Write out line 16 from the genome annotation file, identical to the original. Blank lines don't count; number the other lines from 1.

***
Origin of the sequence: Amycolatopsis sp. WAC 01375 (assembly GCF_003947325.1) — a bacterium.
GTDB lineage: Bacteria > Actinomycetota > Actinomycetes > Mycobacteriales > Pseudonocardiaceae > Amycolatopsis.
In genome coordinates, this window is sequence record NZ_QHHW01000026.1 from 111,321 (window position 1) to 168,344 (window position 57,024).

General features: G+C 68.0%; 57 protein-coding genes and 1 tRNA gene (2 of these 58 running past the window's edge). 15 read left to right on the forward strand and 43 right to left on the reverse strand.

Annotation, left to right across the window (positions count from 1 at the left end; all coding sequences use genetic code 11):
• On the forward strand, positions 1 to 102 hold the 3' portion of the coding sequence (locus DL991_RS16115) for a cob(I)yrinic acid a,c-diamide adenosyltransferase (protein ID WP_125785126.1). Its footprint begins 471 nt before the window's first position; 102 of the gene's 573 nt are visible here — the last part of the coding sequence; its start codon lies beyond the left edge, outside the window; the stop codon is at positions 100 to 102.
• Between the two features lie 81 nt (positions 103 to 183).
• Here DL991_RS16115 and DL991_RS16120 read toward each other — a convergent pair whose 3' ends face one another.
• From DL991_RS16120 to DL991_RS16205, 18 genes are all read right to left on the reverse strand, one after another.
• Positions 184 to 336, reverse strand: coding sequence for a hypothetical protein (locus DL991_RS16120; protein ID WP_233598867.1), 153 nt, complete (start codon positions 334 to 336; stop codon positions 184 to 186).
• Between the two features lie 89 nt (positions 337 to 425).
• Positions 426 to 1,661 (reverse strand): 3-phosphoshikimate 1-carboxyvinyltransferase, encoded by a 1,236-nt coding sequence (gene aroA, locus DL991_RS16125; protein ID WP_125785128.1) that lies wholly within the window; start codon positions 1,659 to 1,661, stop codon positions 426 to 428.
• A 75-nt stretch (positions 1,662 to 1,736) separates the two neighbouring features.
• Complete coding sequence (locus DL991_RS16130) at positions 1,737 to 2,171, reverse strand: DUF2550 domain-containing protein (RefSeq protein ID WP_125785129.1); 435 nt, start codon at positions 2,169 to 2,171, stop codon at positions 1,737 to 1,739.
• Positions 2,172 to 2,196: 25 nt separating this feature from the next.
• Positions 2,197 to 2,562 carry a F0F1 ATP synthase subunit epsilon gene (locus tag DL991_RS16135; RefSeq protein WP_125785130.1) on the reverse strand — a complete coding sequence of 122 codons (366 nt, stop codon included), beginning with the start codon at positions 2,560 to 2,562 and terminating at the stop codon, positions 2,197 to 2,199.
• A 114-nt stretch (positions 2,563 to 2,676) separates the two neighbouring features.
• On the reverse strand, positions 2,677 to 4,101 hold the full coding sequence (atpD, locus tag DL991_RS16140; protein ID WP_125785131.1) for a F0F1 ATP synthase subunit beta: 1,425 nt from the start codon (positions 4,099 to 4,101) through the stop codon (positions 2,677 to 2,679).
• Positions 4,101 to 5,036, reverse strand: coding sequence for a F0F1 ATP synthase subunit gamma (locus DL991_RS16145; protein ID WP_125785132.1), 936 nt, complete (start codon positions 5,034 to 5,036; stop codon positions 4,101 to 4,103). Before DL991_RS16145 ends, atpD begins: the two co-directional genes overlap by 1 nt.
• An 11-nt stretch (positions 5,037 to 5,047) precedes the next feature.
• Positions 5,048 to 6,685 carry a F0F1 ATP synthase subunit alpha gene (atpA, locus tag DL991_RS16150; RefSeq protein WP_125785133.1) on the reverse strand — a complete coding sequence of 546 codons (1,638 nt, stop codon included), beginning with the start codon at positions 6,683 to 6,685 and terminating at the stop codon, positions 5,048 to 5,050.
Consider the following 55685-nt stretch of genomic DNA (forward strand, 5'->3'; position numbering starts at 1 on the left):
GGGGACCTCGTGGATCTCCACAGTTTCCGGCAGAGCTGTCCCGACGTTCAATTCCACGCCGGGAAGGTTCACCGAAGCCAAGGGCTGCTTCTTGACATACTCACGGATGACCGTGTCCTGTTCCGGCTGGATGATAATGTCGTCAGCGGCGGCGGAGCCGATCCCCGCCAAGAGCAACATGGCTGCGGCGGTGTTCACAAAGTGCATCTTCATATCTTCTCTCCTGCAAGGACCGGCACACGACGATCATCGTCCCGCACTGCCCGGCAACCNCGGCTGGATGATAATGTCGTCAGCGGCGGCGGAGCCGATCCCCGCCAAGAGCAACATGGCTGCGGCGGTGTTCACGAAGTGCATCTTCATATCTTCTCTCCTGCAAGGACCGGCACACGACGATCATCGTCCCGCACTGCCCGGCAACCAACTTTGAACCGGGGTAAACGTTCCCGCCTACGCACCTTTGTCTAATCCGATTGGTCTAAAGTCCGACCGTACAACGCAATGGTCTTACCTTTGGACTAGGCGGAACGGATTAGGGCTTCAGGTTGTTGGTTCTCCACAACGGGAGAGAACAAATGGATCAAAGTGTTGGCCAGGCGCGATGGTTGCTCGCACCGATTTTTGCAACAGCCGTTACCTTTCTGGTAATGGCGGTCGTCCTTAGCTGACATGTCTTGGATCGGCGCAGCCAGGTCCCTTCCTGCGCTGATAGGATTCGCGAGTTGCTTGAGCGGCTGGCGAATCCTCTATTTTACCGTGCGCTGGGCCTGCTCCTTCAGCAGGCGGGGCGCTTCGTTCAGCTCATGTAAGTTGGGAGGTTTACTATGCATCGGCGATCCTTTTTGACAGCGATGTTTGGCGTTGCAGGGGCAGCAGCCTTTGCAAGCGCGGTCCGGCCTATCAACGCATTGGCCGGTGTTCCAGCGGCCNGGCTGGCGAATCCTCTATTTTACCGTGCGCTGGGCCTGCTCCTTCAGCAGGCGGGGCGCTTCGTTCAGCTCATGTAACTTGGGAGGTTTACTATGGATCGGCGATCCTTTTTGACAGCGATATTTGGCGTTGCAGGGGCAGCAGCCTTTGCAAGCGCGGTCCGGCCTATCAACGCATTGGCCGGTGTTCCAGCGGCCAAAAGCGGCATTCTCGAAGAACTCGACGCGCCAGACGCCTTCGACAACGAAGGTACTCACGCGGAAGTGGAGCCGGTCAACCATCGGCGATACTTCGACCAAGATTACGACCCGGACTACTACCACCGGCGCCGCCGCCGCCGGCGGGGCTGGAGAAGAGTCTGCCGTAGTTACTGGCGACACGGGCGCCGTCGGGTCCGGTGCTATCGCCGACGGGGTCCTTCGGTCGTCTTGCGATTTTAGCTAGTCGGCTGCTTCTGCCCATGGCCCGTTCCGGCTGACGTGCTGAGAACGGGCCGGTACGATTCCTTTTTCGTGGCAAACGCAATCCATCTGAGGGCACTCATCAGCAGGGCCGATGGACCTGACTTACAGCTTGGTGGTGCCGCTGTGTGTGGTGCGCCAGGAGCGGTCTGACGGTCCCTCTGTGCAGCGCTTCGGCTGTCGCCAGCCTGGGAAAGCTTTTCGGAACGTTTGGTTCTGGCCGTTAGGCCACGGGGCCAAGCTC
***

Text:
• Positions 2,197 to 2,562 carry a F0F1 ATP synthase subunit epsilon gene (locus tag DL991_RS16135; RefSeq protein WP_125785130.1) on the reverse strand — a complete coding sequence of 122 codons (366 nt, stop codon included), beginning with the start codon at positions 2,560 to 2,562 and terminating at the stop codon, positions 2,197 to 2,199.